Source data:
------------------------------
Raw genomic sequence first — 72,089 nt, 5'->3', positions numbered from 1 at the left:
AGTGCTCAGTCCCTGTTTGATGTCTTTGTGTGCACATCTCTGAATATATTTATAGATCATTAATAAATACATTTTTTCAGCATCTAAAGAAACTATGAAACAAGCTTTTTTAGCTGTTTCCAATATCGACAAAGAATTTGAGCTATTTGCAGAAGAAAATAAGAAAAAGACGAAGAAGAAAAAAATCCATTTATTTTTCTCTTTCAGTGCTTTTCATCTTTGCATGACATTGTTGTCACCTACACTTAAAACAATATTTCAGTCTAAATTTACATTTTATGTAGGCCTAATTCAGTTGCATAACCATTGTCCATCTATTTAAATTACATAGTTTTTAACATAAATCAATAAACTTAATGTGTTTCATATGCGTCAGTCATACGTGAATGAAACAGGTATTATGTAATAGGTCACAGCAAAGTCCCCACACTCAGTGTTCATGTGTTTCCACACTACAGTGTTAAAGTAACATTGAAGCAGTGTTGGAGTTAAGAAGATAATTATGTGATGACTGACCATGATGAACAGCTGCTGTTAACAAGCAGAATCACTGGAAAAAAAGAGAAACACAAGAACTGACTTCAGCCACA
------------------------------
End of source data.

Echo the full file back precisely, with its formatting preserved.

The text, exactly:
Raw genomic sequence first — 72,089 nt, 5'->3', positions numbered from 1 at the left:
AGTGCTCAGTCCCTGTTTGATGTCTTTGTGTGCACATCTCTGAATATATTTATAGATCATTAATAAATACATTTTTTCAGCATCTAAAGAAACTATGAAACAAGCTTTTTTAGCTGTTTCCAATATCGACAAAGAATTTGAGCTATTTGCAGAAGAAAATAAGAAAAAGACGAAGAAGAAAAAAATCCATTTATTTTTCTCTTTCAGTGCTTTTCATCTTTGCATGACATTGTTGTCACCTACACTTAAAACAATATTTCAGTCTAAATTTACATTTTATGTAGGCCTAATTCAGTTGCATAACCATTGTCCATCTATTTAAATTACATAGTTTTTAACATAAATCAATAAACTTAATGTGTTTCATATGCGTCAGTCATACGTGAATGAAACAGGTATTATGTAATAGGTCACAGCAAAGTCCCCACACTCAGTGTTCATGTGTTTCCACACTACAGTGTTAAAGTAACATTGAAGCAGTGTTGGAGTTAAGAAGATAATTATGTGATGACTGACCATGATGAACAGCTGCTGTTAACAAGCAGAATCACTGGAAAAAAAGAGAAACACAAGAACTGACTTCAGCCACA